Please use our links: LEGO.com • Amazon
Brickset.com is a participant in the Amazon Services LLC Associates Program, the Amazon.com.ca, Inc. Associates Program and the Amazon EU Associates Programme, which are affiliate advertising programs designed to provide a means for sites to earn advertising fees by advertising and linking to Amazon.
As an Amazon Associate we earn from qualifying purchases.
... which seems to be mostly about dyeing computer equipment cases, but could work OK with LEGO's ABS.
^ Because a particular part may not be available in the colour you want. An example might be a canopy that's only available in clear trans, but you want it in trans yellow for a classic space or blacktron MOC.
EDIT Here is the link http://www.minifigcustomizationnetwork.com/howto/1675
@collect_that and @Yellowcastle - The sacrilege does not stop with changing the color. I am also going to cut it. It is also a part that only comes in one set right now for $70 USD and there are two of them in the set. I am going to cut and dye both of them, then put stickers on them. The only other thing I can think of to offend purists is to combine them with MegaBloks but I don't see how that would work to my advantage. Haha, but seriously, I knew there would be opponents to this thread. That's ok. I appreciate the comments because it keeps the discussion toward the top. :)
Oh Lord.... "lead us not into temptation".... ;-)
Out of curiosity, what piece are you modding and how are you going to use it?
But my initial comment was based on my opinion that the great thing about Lego is also its limitation, forcing you to think outside the box to get creative when a piece either doesn't exist or is unavailable.
To me this seems like a blur between building and traditional modelling, but I also agree that what other builders do is up to them though and would also like to see the results posted??
The piece is a half cylinder in the new 3368 Rocket Launch Center http://www.brickset.com/detail/?set=3368-1 set.
I was originally going to use this piece, cement mixer cylinder,
but then I saw this one in the shuttle set and it works so much better.
I am recreating the driving of the Golden Spike for an upcoming model train show. Since it is a national model train show and not a LEGO train show, I figured I could get away with it. :)
I need to transition from a 4 round to a 6 round and both of these pieces do it and do so well. I came up with a lot of other brick built solutions, but the rest of the train is so perfect and that section really bothered me. If you look up the Jupiter or 119, you can see what I am trying to do.
However, if anyone can come up with a nice brick built solution so I won't have to resort to cutting and dyeing...the LEGO will be spared. lol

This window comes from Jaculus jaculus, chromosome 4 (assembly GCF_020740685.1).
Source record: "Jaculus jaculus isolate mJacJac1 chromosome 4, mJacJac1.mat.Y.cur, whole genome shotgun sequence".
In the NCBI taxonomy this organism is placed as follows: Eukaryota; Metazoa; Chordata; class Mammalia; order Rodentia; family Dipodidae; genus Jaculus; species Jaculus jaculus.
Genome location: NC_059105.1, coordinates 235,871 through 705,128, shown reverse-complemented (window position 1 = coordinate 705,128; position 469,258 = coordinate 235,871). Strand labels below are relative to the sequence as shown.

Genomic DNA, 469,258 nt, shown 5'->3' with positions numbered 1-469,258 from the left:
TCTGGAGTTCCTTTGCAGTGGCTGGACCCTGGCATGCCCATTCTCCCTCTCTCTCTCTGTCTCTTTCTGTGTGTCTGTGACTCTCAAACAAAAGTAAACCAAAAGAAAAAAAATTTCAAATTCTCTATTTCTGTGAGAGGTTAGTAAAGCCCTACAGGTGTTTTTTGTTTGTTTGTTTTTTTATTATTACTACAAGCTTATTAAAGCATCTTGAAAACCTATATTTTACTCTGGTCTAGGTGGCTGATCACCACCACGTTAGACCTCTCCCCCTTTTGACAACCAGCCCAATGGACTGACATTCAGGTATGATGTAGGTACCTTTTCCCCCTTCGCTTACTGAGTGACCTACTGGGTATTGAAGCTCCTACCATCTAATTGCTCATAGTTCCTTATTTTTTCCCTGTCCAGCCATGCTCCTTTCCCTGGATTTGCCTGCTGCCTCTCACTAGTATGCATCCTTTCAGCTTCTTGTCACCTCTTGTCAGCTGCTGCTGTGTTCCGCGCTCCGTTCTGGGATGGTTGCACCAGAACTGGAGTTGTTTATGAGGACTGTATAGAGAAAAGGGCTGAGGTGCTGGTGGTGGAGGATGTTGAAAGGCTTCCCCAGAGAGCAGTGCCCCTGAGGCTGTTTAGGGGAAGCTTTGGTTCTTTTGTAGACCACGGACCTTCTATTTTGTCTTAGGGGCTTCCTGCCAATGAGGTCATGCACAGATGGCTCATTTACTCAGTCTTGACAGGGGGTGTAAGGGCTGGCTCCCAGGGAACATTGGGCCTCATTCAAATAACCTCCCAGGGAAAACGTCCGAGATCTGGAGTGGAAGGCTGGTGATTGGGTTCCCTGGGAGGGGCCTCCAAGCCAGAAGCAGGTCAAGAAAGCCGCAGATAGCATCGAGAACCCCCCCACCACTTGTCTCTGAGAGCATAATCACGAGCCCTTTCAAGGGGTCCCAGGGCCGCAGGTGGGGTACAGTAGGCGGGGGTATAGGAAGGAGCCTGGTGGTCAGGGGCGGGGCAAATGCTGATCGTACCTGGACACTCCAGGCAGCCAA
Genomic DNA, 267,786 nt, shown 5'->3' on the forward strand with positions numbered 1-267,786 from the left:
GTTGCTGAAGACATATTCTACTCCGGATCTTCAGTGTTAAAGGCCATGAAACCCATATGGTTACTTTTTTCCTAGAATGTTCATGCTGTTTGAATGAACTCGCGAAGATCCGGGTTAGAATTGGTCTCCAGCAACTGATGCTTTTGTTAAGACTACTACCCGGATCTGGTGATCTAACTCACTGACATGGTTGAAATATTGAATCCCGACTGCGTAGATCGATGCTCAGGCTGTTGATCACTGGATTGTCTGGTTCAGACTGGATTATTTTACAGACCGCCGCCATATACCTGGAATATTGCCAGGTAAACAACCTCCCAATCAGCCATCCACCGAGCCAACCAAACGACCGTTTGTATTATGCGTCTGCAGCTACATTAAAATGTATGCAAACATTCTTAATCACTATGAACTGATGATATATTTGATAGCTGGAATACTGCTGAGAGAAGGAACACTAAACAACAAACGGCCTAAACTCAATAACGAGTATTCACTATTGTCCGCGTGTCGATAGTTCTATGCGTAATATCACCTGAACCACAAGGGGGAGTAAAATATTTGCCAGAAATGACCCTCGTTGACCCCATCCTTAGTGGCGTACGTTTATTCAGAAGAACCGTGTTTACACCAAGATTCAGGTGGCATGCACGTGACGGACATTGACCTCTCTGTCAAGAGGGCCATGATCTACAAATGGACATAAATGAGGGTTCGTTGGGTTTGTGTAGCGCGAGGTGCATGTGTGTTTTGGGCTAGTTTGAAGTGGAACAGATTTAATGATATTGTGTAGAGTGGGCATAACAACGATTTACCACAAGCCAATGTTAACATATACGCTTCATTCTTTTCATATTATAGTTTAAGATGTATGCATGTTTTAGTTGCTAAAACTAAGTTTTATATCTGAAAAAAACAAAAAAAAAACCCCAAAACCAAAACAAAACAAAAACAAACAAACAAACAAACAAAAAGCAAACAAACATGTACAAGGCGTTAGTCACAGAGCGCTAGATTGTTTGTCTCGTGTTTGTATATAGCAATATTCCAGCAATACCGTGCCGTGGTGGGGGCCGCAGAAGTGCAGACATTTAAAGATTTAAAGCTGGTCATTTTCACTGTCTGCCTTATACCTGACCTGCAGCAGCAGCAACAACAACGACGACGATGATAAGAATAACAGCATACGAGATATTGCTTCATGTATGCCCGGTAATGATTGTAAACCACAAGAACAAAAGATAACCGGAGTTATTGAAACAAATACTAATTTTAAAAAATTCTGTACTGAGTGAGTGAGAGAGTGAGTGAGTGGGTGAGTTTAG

I have done a lot of searching for other LEGO attempts at these trains and found a couple examples that left a lot to be desired.
@collect_that - Funny, because I initially bristled at the thought of cutting and painting LEGO, but I cut one of the fantasy era poleaxes and now I am hooked!
I always try to be short and succinct, but fail.
It did shrink the plastic just a little bit--I was making helmets, and the helmets were noticably tighter fitting on the heads of the minifigs. The problem I had with vinyl dye was trying to find the right shade/color of dye. And, finding it in small amounts (the smallest amounts I found were like $20 bottles).
As for cost, I was reading that you can find vinyl dye for $9 a can.
As for the RIT. I can NOT get the dye to stick. I have tried to dye white, grey, red, yellow, blue bricks, used cold water, hot water boiling water, full concentration, dilute, you name it. None of them even got a hint of a shade change. Not a hint!! I have to say I have given on on using RIT. Still trying to find the dye.
Anyway, here is the picture. I only painted part of it to compare between the regular sheen and what the paint would look like. I then did a scratch test to see if it is just a coating or actual dye. I scratched it in two places, the one on the right much harder than the one on the left.
Here is the link (I hope it's right)
"Aside from the company websites, I'm not sure how you would buy them online. I found Mar-Hyde at three differen tO'Reilley Autoparts. Many autopart stores around here, especially the mom-and-pop local owned ones, carry Plasti-Kote. The larger retailers do NOT carry vinyl dye. The stuff they carry is a coating, not a dye. Make sure you read the labels carefully. The stuff that Wal-Mart carries is called Dupli-Color Vinyl and Fabric Coating."